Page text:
Brian Williams’ six-month exile without pay from NBC Nightly News for telling a very public untruth should come as no surprise to those who follow the media. He is merely the latest in a long line of media practitioners who have deceived the public.
Recent journalism history is rife with tales of journalists who lied. Washington Post reporter Janet Cooke won a Pulitzer Prize for a fabricated story about an 8-year-old heroin addict. New York Times reporter Jayson Blair was fired after plagiarizing and inventing information. The New Republic magazine writer Stephen Glass started by making up quotes and details before graduating to entire fictitious stories. Five years after his deceptions were exposed, Glass admitted that his life “was one very long process of lying and lying again, to figure out how to cover up those other lies.”
Lying is a tempting trap Satan sets out for all of us, hoping to lead us into consequences that will ultimately pry us apart from God. In her book Lying: Moral Choice in Public and Private Life, philosopher Sissela Bok states that “lies do have negative consequences for liars, dupes, all those affected, and for the social trust.” It is that public trust Williams stands accused of violating, according to NBC News chief executive Steve Burke, who added, “Brian has shared his deep remorse with me and he is committed to winning back everyone’s trust.”
As anchor and managing editor, Williams told his Nightly News audience that during the Iraq War in 2003, he was in a helicopter that was hit by a grenade. Some veterans present during the flight disputed Williams’ recollection, noting that it was a different helicopter that was hit, not the one in which Williams was riding.
It seems difficult to understand how Williams thought he would escape exposure for his untruth (although according to news reports he told a similar story on the Late Show with David Letterman two years ago, without anyone challenging the tale). Eventually the deception is bound to be exposed, especially for public figures like Williams. Philosopher Bok noted that liars usually fail to foresee the consequences of their false statements, focusing instead on how the deceit will help them NOW.
Often, the NOW need takes the form of a persistent human need to be loved, honored and valued by others. We all fall prey to this, but perhaps public figures have the greatest need for adoration. As a sports journalist, I once interviewed a prominent college baseball coach who told me he played major league baseball for the St. Louis Browns (precursor to the Baltimore Orioles), and one year was the starting center fielder on Opening Day. It was easy to research his claim, which proved false. He never rose higher than the low minor leagues. When I confronted the coach with evidence of his deceit, it was obvious he had not considered the consequences of his lie. He claimed to “misremember” his own playing career. Evidently he confused playing in Muskogee and Paducah with playing major league baseball in St. Louis.
Just like the baseball coach, Williams claimed to “misremember” the details, and this may be so. Once the mind seizes upon a deceit, the subconscious can embroider it until it becomes “real” to the tale-teller. The memory is a faulty instrument, susceptible to will, wishes, empathy and ambition.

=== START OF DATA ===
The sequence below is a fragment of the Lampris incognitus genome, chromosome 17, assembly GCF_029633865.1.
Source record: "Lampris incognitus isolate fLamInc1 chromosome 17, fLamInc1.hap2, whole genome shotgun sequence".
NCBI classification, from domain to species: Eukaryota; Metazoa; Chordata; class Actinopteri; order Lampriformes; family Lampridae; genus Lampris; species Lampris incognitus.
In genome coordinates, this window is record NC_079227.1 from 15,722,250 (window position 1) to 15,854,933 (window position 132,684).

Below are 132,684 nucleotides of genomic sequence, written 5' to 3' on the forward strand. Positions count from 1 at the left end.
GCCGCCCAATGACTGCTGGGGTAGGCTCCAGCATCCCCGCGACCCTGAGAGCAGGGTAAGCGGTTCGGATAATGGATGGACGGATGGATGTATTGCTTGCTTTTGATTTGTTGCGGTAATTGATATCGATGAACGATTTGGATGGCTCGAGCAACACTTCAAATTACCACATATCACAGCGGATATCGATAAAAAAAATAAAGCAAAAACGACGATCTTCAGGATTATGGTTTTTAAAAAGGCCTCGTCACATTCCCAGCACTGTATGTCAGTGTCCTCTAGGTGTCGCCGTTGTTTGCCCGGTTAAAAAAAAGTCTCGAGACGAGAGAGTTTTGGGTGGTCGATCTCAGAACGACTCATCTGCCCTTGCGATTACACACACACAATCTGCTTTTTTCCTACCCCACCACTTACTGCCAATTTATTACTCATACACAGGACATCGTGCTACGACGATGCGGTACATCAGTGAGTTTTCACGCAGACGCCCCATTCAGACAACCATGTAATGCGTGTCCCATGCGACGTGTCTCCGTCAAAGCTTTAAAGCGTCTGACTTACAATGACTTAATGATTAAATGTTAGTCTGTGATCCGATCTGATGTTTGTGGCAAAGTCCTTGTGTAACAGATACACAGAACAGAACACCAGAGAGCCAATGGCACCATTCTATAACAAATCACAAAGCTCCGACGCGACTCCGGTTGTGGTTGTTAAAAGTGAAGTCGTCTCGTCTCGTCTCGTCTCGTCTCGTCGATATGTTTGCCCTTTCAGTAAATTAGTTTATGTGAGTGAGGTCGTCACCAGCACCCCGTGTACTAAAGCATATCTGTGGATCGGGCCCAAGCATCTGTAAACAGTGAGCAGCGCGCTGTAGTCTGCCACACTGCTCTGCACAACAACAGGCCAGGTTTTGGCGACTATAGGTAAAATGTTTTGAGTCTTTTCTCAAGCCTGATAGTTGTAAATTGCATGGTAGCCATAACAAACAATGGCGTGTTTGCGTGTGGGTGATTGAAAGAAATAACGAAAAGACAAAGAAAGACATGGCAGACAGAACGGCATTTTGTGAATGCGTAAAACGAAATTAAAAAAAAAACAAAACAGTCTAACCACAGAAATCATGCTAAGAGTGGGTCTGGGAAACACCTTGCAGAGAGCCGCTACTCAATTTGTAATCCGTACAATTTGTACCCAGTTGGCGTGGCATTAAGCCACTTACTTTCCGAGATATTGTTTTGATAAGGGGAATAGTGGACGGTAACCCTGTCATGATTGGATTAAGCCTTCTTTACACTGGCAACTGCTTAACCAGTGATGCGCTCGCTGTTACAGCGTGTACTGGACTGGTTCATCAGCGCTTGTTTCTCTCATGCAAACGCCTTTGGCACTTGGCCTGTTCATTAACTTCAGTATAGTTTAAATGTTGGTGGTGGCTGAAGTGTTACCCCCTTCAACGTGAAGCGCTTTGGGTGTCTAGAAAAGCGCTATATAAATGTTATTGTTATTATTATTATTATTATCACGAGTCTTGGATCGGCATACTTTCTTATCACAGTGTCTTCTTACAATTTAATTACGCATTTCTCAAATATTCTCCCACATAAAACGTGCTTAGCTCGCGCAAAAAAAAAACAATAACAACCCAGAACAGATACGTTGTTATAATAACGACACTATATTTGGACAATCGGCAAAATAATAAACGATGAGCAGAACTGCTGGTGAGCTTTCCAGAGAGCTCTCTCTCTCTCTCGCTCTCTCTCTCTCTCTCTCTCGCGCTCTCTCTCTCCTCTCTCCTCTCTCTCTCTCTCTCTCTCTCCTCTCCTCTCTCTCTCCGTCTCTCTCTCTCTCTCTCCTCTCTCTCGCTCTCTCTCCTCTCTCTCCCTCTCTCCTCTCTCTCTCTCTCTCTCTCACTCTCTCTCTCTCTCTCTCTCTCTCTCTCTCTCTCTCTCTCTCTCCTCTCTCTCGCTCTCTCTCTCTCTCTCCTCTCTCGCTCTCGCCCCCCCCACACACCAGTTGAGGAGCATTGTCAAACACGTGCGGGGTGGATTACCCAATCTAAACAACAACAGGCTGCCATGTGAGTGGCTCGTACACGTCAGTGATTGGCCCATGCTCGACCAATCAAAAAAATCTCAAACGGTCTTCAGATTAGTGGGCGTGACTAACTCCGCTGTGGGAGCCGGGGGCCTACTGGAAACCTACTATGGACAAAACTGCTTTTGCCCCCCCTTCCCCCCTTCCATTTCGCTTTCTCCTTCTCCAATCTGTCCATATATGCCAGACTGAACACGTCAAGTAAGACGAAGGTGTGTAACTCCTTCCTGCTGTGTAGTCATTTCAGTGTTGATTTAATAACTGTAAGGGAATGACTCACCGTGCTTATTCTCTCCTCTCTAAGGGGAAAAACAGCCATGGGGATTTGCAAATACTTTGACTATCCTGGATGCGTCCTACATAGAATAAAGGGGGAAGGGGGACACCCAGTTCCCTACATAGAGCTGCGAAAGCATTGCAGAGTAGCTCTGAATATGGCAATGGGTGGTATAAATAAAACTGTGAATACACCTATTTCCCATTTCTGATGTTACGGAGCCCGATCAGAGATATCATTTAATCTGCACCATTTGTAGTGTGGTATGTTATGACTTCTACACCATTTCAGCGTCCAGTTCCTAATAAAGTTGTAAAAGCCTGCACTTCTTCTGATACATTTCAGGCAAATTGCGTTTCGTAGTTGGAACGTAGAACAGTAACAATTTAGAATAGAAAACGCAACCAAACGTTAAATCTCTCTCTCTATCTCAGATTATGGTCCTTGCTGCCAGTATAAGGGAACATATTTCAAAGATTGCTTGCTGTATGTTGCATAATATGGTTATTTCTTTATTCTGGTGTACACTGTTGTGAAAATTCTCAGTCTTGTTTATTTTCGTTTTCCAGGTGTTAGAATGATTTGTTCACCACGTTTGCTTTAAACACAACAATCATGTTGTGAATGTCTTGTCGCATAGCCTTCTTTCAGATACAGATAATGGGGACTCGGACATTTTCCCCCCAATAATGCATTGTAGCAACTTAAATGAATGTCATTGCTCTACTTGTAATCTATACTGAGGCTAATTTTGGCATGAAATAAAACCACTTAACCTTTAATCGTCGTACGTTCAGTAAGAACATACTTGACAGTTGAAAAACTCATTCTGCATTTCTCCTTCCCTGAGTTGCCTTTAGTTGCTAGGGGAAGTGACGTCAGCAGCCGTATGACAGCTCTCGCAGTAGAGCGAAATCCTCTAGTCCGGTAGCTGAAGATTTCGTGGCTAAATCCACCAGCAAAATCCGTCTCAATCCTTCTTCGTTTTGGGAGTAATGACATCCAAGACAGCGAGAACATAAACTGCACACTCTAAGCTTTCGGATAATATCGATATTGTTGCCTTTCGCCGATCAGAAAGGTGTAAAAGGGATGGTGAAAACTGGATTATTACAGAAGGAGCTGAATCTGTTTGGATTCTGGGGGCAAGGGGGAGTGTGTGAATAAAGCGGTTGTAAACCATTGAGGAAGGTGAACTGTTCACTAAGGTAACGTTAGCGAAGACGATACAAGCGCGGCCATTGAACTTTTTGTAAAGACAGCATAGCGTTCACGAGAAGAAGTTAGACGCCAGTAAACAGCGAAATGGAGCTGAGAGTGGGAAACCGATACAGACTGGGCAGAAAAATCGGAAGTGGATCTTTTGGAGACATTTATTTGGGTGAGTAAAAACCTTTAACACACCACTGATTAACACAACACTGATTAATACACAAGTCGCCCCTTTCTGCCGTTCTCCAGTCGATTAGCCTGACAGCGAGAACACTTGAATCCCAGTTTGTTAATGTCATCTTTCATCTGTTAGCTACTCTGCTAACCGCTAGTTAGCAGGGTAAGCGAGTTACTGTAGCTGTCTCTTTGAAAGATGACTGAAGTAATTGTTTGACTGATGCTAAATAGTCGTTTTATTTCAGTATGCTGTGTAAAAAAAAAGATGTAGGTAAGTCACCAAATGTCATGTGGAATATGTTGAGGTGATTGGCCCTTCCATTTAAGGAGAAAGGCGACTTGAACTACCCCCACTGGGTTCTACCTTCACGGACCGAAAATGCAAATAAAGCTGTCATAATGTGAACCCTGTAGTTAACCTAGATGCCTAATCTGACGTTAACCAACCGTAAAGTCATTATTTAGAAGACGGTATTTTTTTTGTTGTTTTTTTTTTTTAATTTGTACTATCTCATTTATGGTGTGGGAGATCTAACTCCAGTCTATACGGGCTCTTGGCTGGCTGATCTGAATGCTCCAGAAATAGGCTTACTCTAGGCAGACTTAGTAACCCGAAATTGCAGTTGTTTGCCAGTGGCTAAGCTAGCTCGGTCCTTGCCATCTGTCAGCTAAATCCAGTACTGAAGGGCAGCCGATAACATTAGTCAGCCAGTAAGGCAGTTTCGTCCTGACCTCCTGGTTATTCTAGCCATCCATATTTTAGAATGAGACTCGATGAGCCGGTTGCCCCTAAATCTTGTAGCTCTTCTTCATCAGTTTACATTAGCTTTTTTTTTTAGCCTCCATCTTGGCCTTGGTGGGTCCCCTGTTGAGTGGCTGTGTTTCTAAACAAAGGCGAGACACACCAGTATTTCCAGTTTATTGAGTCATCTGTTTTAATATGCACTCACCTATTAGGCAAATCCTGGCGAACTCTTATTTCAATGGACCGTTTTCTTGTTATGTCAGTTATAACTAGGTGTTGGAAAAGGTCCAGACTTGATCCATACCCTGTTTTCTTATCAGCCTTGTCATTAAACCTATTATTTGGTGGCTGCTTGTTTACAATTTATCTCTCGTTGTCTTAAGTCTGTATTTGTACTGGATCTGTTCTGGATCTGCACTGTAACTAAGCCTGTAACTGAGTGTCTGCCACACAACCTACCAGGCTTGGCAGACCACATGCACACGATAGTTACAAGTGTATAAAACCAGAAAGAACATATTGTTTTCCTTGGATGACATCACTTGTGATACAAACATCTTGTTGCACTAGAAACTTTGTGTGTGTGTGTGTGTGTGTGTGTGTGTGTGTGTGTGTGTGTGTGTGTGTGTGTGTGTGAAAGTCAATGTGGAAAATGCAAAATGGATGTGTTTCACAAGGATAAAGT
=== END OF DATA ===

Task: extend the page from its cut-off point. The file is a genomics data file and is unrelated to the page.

This is perhaps too charitable a view of Williams’ transgression, but in all candor, everyone exaggerates stories — sometimes for dramatic effect, or self-aggrandizement, or to make our lives seem more interesting than they truly are. However, it is a short mental stroll from exaggerating to lying. It can start small — cheating on a test, inflating tax deductions, or “misremembering” a story. Often, there are consequences, including lost trust. Trust, once it is violated, is hard to regain.
Conscious of my own shortcomings, I let the baseball coach off the hook and did not expose his deceit. I felt that he “learned his lesson” about repeating this falsehood, just as the American public expects Williams to learn his lesson about his war story.
Williams will now seek quiet obscurity for six months and wait for the storm to blow over. It always does. As our mass media set the public’s agenda by telling us what we need to think about, the Brian Williams story will gradually be forgotten, just as have the attention-grabbing scandals of Janet Cooke, Jayson Blair and Stephen Glass.
Six months from now, Williams will poke his head out and see if a critical mass of accusers remain to condemn him. If not, he will quietly return to work — a little at first, then perhaps more later, depending on the public’s level of condemnation. Some have survived public humiliation and returned to work, like sportscaster Marv Albert after going on trial for forcible sodomy. Others have been less fortunate, like Mel Gibson, whose film career is moribund after he made several recorded rants laced with profanity and anti-Semitism.
For Williams, I think the condemnation six months hence will be minimal, and all will eventually be (mostly) forgotten for Williams and many of the other chastised individuals who return to the limelight they so desperately crave. Ultimately, we all take our cues from the mass media, who let us know when it is acceptable to forgive our fallen idols. Whether they “learned a lesson” by violating the public trust is debatable. But beyond the court of public opinion and above the Supreme Court reposes the ultimate Seat of Judgment, where all our actions and words are evaluated on ethical and moral grounds. Keeping those consequences in mind, and sacrificing fleeting human accolades, may be the best policy of all.